Courage is not the same as Brave.
Bravery is often treated the same way as Courage and tends to be listed as synonymous in the dictionary. It is derived from “Bravo” – we shower praise when it is seen and demonstrated. It is about having the discipline to do what needs to be done, boldly.
Bravery is definitely a required element of Courage – you need a hint of bravery in order to tell the story from your heart: to tell your own truth.
Because it’s so easy to lie, deny, and sometimes deceive yourself and everyone around you – you do it in a misguided attempt to protect yourself, or you believe that it will protect someone else.
One way or another, you believe that the truth – your truth – will cause more harm than good. You don’t want to make waves. You don’t want to rock the boat. You want to fit in. You want to belong to something, or someone. You don’t want your world to unravel or potentially fall apart. You don’t even want to admit things to yourself, because you don’t trust yourself to be able to keep your truth hidden.
I’ve been there more times than you’d think. I’ve suffered my entire life from “good girl syndrome” – that cringing thing where you would do anything and everything to be a “good girl”, and therefore loved and cared for or with by your caretakers or by the rest of the people in your life.
The consequences of not being seen as a “good girl” felt life-threatening, even if they arguably weren’t: threatened abandonment, withdrawal of love and affections, withdrawal of attention…loneliness…losing all the prominent people in my life and having to start again, when it felt so darn hard to get there the first time around.
So I would hide all of this away, keep everyone in the dark.
The thing is, ignorance is bliss…
…right up until the point where it really isn’t bliss any more.
Your behaviours to keep everyone else ignorant of your truths make you physically ill. Your undisclosed truths eat at your heart and mind and sit in your stomach – tension, fear and striving, condensed into a dense pearl of pain that won’t go away. Its presence puts you on edge because you feel constantly nervous, and it starts to affect your digestion.
But no matter how much Gaviscon you take to sooth your stomach, or painkillers to numb the pain, it doesn’t ease up, it doesn’t loosen up.
It’s a pearly fist that’s white-knuckling your stomach, and it’s got a hold on you.
So, maybe, you start eating just a little more to ease the pain – when you are hungry, it is excruciatingly painful, but if your stomach is digesting something, maybe a couple of bites of bread or toast, then for about 20-30 minutes, the pain goes away…and then the pain comes back with a vengeance, almost as if to make up for the time you didn’t have pain.
But then you reach a stage where you can’t eat any more, and the pain and anxiety doesn’t go away even if you did force it down.
So you stop eating just for a couple more hours than your normal eating patterns – if you can endure the pain for just a little while – maybe 2-3 hours – it calms down a bit. But then maybe you start shivering from having low blood-sugar levels, and eventually BAM! That painful hunger returns.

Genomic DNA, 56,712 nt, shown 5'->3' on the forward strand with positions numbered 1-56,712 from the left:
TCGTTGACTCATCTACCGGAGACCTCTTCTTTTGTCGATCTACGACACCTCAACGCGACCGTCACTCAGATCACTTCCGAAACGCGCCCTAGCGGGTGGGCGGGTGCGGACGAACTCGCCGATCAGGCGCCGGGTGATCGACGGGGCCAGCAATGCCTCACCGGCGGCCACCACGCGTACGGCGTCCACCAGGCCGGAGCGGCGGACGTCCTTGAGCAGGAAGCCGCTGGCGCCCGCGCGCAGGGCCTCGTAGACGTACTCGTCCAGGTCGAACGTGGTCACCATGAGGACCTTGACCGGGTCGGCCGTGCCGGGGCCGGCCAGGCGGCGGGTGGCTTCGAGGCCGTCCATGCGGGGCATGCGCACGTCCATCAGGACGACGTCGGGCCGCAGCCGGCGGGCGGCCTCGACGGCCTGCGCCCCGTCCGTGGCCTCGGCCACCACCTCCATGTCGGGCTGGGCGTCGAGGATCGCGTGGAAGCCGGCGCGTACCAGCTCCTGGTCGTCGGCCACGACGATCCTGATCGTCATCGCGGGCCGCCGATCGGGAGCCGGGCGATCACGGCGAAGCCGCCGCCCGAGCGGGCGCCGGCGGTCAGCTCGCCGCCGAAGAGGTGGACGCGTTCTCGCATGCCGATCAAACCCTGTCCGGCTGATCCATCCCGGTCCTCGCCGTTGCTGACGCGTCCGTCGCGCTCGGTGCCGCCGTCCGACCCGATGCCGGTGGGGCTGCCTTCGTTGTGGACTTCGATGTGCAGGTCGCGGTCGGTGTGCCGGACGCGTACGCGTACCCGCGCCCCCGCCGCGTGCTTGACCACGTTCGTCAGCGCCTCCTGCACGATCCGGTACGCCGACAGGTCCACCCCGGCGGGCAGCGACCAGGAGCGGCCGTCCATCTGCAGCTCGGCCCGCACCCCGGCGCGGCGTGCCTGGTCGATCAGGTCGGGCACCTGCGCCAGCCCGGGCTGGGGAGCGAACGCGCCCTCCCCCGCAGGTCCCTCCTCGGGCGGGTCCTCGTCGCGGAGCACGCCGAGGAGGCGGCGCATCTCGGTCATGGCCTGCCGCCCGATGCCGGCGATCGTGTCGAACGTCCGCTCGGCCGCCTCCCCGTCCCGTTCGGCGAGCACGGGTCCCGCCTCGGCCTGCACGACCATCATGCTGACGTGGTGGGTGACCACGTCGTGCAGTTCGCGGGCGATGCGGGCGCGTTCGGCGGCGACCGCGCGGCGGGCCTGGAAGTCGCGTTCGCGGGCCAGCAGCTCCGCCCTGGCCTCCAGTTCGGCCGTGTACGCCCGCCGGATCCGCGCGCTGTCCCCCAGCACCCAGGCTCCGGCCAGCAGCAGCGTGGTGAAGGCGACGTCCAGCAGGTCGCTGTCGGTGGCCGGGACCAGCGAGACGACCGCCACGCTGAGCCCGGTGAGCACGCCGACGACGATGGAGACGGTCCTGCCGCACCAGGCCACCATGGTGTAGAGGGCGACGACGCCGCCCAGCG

This is what used to happen to me on and off, every 6-10 months or so, since my mid-teens and right up until the beginning of 2014. It still comes back when I go through trauma, like the perfect storm last year of my friend dying, losing the chance to take over my parents’ business, and having a hard time in the day job. Just some potential physical effects you can get from sustained anxiety.
The thing is, even if I’ve always had a great relationship with food, like with all relationships, it does go off-kilter when something else throws it off, like anxiety, health issues, stress, or trauma. It is, after all, a relationship that is interconnected with all the other relationships in life – health, love, work, “stuff”, creativity and so on.
When you treat your eating decisions and habits, your views on food and choices on whether you cook or not – when you treat all these things as if they were part of a relationship to be nurtured: it makes you more aware of when things are going wrong, and it begins to open up options for you to make it right.
Sure, that doesn’t mean there will always be an easy answer that’ll make everything better immediately, but as long as there are options (and it’s rare that there truly aren’t any options), there is the possibility for Hope.
But, as with all relationships – they can only flourish when you have open communication as to what’s going on, what’s going wrong.
Honesty with yourself.
Let me propose something controversial:
The only person in this life you ever have to be 100% honest with, and to always tell the truth to, no matter what…
Everyone and everything else? Honesty is the best policy, for sure…but the decision is ultimately yours.
When you are open and honest with yourself, when you are courageous with yourself?
You can finally see what is wrong.
And when you can see what is wrong, you suddenly have options – pathways open up. Ah, the Freedom that having choices brings! And you have a decision to make:
Which pathway do I choose to go down? Do I try to make it right, or shall I continue living with this issue?
Have the Courage to make your choice – make your choices from your heart.
Have the Courage to then follow through with your choice – set goals, create pathways to those goals.
Have the Courage to walk those pathways, and the discipline to stay true to them.
Because the thing to understand?
Is Courage sets you on your path Home.